Thinktank Birmingham

Even though I have lived in Birmingham my entire life, and only ten minutes or so from the city centre, I’ve never been to the Thinktank Science Museum at Millenium Point.  When we had the chance to take the boys in half term to be part of a study, we were really looking forward to it!

Millenium Point

We made the fatal mistake of visiting on the wettest, most miserable day of the week when it seemed like every other family in Birmingham had the same idea. This was what our main issue was – it was just too busy to enjoy it!

Once we got through the huge queue to get in, we were overwhelmed with all the bright interactive displays, with buttons to press, knobs to turn and levers to pull. There were plenty of shows and activities listed on the leaflet, but it was so busy we didn’t even attempt to go to them. They sounded absolutely brilliant though.

We had a look around the section that was all about our body and how it worked. I think had we been able to explore it properly and talk about it, Harrison would have loved that area because he loves asking us about our bodies and what they do.

Thinktank All About Me

 

We had a look at the dinosaur and animal displays, which the boys loved. A dinosaur fossil was displayed in a glass case beneath your feet. Alex was a little freaked out by walking across it!

dinosaur The one area I thought was brilliant (but again couldn’t fully enjoy because it was so busy) was the Kids City – a little role play town with zebra crossings, traffic lights, a health centre, a doctors buy diflucan and dentist, garage, postbox and phone box. It would have been great fun for a family to all play together, and the role play opportunities were immense, even down to dressing up costumes.

kids city

Role Play area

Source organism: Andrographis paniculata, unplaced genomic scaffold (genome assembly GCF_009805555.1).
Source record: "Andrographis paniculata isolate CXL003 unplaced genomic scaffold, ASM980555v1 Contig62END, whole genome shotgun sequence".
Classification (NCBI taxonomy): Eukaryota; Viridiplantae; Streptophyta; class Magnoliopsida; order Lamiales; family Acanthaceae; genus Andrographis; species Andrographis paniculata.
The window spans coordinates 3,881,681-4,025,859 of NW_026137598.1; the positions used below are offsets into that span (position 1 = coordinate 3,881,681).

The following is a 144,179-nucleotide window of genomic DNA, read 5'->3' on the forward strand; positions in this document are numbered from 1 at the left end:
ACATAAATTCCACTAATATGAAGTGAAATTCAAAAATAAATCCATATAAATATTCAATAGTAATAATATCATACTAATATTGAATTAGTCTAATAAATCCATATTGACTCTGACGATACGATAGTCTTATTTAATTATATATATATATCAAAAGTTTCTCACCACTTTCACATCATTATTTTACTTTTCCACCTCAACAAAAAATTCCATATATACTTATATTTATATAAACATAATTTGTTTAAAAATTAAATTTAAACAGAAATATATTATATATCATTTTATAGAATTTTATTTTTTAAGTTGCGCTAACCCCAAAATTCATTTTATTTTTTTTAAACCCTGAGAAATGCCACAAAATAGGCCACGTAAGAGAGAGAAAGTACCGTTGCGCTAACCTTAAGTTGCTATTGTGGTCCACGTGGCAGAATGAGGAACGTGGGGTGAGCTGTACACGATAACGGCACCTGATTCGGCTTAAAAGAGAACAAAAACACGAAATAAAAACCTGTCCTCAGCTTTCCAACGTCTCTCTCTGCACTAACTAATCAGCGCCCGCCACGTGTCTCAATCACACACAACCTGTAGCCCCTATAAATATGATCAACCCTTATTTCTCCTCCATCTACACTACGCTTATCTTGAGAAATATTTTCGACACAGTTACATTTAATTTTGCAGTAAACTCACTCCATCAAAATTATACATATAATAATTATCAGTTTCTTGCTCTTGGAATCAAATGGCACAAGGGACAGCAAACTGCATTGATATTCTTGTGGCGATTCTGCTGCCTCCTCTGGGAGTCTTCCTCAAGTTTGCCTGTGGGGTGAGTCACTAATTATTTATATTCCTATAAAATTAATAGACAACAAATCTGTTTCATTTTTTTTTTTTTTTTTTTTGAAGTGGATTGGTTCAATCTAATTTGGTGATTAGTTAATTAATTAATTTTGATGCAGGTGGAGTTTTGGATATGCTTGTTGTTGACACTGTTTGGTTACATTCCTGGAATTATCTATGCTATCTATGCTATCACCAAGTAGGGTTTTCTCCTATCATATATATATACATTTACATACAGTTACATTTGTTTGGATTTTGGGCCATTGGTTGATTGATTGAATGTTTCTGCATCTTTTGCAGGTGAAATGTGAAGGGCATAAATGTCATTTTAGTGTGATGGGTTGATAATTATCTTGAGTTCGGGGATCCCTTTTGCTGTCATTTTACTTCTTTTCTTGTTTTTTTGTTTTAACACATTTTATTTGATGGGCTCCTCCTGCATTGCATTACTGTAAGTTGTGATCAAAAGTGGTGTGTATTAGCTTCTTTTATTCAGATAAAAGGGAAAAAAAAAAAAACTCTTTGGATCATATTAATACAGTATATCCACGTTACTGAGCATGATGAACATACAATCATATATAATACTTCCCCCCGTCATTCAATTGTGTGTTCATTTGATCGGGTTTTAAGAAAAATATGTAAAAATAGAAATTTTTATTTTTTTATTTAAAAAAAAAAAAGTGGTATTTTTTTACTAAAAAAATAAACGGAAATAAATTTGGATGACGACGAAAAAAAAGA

There was also a huge water table for the children to explore, with boats and jets. They managed a quick play!

water table

We then headed to the ground floor, which thankfully was a little quieter. It was where all the old machines were – some of them were HUGE! Harrison and Alex, being typical little boys who love machines thought they were fantastic!

achinery

We went to grab a coffee in the cafe, which was a little expensive, but it is to be expected in an attraction such as this. It was set out like a cafeteria with long tables and benches, and was absolutely rammed – not a free seat anywhere. Benjamin had woken up for a feed so we had to go out to the main concourse of Millenium Point to find a seat to feed him.

cafe

By the time we got back in it was even busier. and was becoming very difficult to push the pushchair around. I was also terrified of losing Harrison and Alex in the crowds, so we headed outside towards the Science Garden. Because it was raining, it was almost completely empty – but we weren’t scared of a bit of rain!

The boys (including Graham!) had much more fun outside because they could have a go on everything. They particularly enjoyed building a bridge,  discovering that square wheels work and producing energy on the ‘hamster wheel’.

hamster wheel

Bridge

science garden

outside

 

We were all having lots of fun, until Harrison, being the clumsy oaf he is, managed to step off the stepping stones straight into the water. We decided to cut our losses and head home at this point!

I think the Thinktank would be a fantastic day out if it wasn’t so busy – maybe on a nice day when everyone else heads to outdoor attractions, or during term time. There is so much to see, do and explore for people of all ages. It was such a shame that it was just so busy when we went.

Find out more about ticket prices and events at the Thinktank, visit their website http://www.birminghammuseums.org.uk/thinktank.

 

*We were able to visit the Thinktank free of charge as part of a study. All thoughts and opinions are our own. 

Country Kids from Coombe Mill Family Farm Holidays Cornwall

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2 thoughts on “Thinktank Birmingham

  1. I love the look of this place, it looks so interactive and fun for all the family and something educational too. I think so much in science should be taught through places like this where you can actually test things out. A great day, thank you for sharing with me on Country Kids.

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